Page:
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4.3: The Market for Health-Care Services

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  • Learning Objective

    1. Use the model of demand and supply to explain the effects of third-party payers on the health-care market and on health-care spending.

    There has been much discussion over the past three decades about the health-care problem in the United States. Much of this discussion has focused on rising spending for health care. In this section, we will apply the model of demand and supply to health care to see what we can learn about some of the reasons behind rising spending in this important sector of the economy.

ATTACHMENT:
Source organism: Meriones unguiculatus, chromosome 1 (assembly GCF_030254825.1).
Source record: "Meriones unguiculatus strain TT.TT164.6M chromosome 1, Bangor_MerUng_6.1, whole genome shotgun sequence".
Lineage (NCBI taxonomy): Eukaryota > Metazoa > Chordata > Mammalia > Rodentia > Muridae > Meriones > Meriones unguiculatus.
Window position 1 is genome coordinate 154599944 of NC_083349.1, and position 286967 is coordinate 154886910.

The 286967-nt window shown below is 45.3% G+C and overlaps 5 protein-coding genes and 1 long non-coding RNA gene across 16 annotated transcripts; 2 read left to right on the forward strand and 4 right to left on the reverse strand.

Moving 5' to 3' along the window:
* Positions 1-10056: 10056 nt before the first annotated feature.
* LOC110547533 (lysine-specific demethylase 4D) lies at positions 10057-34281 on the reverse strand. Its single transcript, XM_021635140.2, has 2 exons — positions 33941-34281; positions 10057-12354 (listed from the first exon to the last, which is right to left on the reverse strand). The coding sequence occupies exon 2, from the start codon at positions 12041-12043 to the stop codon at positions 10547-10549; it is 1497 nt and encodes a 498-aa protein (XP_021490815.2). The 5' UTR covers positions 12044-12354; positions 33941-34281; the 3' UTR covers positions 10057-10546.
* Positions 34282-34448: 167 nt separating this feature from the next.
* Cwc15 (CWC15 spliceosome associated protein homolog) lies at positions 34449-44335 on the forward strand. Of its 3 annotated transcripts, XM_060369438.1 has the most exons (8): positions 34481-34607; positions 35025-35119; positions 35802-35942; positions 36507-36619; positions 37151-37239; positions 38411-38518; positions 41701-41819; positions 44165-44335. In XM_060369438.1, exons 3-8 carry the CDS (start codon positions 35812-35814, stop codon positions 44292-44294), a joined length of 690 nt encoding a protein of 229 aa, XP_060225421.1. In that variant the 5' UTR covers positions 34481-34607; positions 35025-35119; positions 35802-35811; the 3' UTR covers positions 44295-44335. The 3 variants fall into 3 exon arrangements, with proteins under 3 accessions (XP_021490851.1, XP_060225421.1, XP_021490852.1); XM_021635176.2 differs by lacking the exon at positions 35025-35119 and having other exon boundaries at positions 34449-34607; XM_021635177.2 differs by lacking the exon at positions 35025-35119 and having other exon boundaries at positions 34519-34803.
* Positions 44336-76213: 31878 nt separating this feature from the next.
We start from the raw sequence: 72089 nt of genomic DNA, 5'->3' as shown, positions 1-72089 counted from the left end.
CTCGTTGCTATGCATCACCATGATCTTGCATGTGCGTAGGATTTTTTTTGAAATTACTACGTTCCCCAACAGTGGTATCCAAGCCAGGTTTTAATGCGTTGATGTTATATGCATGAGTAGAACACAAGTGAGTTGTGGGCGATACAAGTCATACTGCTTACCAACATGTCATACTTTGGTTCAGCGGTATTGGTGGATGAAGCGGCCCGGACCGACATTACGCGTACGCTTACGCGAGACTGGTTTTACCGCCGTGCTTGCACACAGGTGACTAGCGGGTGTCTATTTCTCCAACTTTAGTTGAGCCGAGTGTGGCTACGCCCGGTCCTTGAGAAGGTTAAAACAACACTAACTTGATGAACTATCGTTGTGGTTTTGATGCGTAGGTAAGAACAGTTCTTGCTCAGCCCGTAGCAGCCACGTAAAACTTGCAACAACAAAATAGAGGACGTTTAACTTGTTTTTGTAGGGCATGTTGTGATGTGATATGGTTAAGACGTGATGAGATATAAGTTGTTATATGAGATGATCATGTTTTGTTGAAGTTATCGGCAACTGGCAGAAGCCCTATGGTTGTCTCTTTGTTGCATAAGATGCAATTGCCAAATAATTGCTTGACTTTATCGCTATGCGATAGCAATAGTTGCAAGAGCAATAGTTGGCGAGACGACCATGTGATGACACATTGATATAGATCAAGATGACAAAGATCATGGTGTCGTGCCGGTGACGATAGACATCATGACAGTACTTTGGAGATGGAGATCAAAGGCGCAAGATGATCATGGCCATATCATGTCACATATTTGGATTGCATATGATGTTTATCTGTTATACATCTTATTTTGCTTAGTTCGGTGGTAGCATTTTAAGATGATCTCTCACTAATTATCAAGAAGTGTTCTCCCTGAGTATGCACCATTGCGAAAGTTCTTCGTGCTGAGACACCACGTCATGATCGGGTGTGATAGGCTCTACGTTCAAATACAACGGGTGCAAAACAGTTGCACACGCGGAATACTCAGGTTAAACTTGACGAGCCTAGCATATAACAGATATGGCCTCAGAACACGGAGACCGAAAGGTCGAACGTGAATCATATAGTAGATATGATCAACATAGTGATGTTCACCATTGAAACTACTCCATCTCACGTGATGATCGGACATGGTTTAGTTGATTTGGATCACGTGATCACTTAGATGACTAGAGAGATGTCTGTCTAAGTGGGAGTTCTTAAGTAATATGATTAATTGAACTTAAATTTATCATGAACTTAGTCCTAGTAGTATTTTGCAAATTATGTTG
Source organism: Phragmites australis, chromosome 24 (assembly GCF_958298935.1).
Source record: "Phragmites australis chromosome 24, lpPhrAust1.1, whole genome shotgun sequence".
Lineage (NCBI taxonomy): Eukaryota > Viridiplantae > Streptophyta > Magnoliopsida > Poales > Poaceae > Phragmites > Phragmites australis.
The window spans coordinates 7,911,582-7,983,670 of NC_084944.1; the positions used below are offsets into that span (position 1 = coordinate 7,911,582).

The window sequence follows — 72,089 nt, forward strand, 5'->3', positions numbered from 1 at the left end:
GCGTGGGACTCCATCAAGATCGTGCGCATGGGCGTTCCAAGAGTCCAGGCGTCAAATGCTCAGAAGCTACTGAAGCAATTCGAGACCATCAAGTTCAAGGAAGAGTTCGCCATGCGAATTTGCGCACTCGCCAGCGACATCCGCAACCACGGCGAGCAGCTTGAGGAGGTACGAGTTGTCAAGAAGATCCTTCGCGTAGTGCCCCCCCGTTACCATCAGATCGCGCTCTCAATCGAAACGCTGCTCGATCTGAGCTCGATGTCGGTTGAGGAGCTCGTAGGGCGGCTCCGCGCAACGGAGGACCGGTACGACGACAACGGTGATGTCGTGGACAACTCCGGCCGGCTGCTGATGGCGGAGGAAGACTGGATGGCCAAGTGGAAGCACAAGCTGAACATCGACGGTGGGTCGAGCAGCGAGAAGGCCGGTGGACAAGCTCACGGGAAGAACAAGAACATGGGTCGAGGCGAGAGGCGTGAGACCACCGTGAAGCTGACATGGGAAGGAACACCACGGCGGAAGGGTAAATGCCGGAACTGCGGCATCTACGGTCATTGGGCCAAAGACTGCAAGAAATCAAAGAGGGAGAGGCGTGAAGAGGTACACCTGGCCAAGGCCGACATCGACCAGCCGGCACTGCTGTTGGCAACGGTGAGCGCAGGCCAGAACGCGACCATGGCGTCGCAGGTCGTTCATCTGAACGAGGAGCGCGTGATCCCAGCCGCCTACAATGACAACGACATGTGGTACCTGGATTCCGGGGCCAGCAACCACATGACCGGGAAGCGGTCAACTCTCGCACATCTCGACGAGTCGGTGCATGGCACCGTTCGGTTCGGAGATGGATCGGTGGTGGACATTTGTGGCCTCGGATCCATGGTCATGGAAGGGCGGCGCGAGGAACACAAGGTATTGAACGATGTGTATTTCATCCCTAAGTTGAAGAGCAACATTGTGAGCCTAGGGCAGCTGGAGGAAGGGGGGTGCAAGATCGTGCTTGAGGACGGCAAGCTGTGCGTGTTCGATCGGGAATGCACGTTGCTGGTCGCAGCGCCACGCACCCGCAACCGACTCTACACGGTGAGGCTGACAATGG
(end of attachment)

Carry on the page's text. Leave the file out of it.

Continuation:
Figure 4.14 “Health-Care Spending as a Percentage of U.S. Output, 1960–2003” shows the share of U.S. output devoted to health care since 1960. In 1960, about 5% of total output was devoted to health care; by 2004 this share had risen to 15.4%. That has meant that we are devoting more of our spending to health care, and less to other goods and services, than we would be had health-care spending not risen so much.

    Figure 4.14 Health-Care Spending as a Percentage of U.S. Output, 1960–2003


    Health care’s share of total U.S. output rose from about 5% in 1960 to 15.3% in 2003.

    Data for period 1960–1992 from Health Care Finance Association (which was the predecessor to the Centers for Medicare and Medicaid Services); Data for period 1993–2003 from Centers for Medicare and Medicaid Services, Office of the Actuary: National Health Statistics Group